It must be noted that the number of mothers who spoke to the Confidential Committee is a tiny proportion of the total number of mothers in the institutions under investigation. 304 mothers gave testimony to the Confidential Committee; 18 were in the institutions before 1960. In the period 1960-1998 inclusive, there were 24,207 mothers in the institutions investigated – the experiences of 1 per cent of those are reflected in the Confidential Committee Report.

The Confidential Committee was directed by the Statutory Instrument to

a) operate under the direction of and be accountable to the Commission,
b) provide in its procedures for individuals who wish to have their identity remain confidential during the conduct of the Commission and its subsequent reporting, and
c) produce a report of a general nature on the experiences of the single women and children which the Commission may, to the extent it considers appropriate, rely upon to inform the investigations set out in Article 1.

The introduction to the report sets out in some detail the methodology and practice adopted by the Confidential Committee. A promise of anonymity was given to each of the participants who attended to give testimony to that forum. Their testimony was not given on oath and was received without question or cross examination. When those testimonies were eventually reported in the Confidential Committee report, it was necessary to anonymise not only the witnesses, but the persons and institutions referred to. The information that was being reported by the Confidential Committee in this forum was reviewed by the Commission and informed its investigations in accordance with the remainder of the Terms of Reference. Any suggestion otherwise is incorrect.

While the value of the report of the Confidential Committee should not be underestimated, it cannot be taken as a definitive history of mother and baby homes and associated topics. As already set out, only a very small number of former residents gave testimony. Not all spoke of harsh conditions or “forced” adoption. Further, the Confidential Committee report does not cover some of the most harrowing evidence that can be found in the Commission’s investigative report. Some of the statements to the Confidential Committee give details about work and living conditions in the various homes that are at variance with the testimony available to the Commission from other sources. This was also true of some of the testimony given to the Commission of Investigation by both former residents and people who were involved in running the institutions. This is not to suggest in any way that witnesses set out to mislead the Commission; it is an indication of the potential shortcomings in such evidence, given many years after the event; this testimony required people to recall a traumatic period in their lives. In the absence of evidence that would withstand scrutiny and cross-examination, the Commission was unable to reach factual conclusions that many people apparently wished that it had reached – such as excessive and punitive work regimes in mother and baby homes; physical abuse of mothers and !forced adoptions” – a term that does not have a single generally-accepted legal definition.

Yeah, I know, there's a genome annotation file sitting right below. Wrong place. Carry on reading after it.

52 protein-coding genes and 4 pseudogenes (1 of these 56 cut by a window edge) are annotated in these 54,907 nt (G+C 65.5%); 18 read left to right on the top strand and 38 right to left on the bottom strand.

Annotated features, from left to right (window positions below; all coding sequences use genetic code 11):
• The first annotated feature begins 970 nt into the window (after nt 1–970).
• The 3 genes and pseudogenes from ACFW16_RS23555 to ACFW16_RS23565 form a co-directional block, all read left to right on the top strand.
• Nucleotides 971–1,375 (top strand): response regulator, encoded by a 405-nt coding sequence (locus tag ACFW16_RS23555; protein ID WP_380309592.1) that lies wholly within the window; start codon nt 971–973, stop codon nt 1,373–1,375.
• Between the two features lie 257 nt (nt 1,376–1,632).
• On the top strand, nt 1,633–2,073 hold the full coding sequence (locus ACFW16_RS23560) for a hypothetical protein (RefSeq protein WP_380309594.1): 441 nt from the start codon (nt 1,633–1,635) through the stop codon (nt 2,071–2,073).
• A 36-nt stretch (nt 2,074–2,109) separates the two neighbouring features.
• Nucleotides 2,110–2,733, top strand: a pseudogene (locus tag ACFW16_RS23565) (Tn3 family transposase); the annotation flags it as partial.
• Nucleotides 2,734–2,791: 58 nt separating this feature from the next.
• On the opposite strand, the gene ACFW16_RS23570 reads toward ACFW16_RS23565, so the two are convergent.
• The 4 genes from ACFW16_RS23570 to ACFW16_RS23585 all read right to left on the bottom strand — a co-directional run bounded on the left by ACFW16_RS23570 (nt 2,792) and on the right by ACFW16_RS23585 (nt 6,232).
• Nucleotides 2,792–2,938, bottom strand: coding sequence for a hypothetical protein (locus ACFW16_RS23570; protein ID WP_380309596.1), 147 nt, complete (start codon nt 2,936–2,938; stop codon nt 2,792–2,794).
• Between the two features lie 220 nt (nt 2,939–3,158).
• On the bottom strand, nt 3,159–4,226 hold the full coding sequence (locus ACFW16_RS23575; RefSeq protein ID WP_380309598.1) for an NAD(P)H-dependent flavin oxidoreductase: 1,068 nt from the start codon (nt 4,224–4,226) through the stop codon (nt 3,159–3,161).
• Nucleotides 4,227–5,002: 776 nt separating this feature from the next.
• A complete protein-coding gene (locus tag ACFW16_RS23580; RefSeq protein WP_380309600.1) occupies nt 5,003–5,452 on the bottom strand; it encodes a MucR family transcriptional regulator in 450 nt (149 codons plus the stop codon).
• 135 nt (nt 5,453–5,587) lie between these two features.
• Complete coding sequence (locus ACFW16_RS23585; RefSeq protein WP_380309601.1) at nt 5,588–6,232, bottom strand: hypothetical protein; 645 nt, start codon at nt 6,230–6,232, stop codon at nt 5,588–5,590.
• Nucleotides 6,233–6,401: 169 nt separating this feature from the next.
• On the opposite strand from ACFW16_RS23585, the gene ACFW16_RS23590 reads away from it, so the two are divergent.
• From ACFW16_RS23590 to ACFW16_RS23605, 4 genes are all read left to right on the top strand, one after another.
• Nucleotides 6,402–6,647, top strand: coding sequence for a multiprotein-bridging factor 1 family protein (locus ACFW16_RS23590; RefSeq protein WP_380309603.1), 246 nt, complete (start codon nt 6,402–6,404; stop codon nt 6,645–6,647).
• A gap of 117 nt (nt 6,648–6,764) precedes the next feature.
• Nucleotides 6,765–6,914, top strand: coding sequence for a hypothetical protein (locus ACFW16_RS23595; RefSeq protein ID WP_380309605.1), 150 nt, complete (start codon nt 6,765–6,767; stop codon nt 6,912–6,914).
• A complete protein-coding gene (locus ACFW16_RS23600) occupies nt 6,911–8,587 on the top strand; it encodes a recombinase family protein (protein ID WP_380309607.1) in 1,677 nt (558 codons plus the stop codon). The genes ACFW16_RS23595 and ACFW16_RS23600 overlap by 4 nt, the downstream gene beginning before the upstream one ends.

A small number of witnesses to the Confidential Committee have put their stories into the public domain as is their right. However, the great majority were concerned to ensure that their stories were confidential. This was stated by them in their dealings with the Commission. Again, the great majority of witnesses before the Confidential Committee have not commented publicly on the report. The Commission is conscious of the many witnesses who told the Confidential Committee that confidentiality was of vital importance to them. By definition, they will not come forward to the media and their views will not be heard, nor are they represented by any spokesperson or advocacy group. Confidential means “intended to be kept secret”.

The Commission was not required to provide a complete account of each person’s experiences as relayed to the Confidential Committee. The Confidential Committee Report, as stated and as directed by Government, is a “report of a general nature”. The Commission was at pains to ensure that the report would maintain the confidentiality of the witnesses and that none could be identified from it. Details of any kind that might possibly lead to identification of the witness were excluded or were written in such a way as to preserve confidentiality. The institutions were not named. Matters that might reveal geographic location were excluded. Very personal details were not used. The general nature of the report and the need to protect the anonymity of the witness has necessarily required avoiding the use of some of the very specific information which is not central to the matters under investigation or if used, is recounted in such a way that it could not lead to the identification of the person concerned. The key issues arising from all of the testimonies relevant to the Terms of Reference are stated in the report and the former Commission members reject any suggestion that the Confidential Committee report is inaccurate.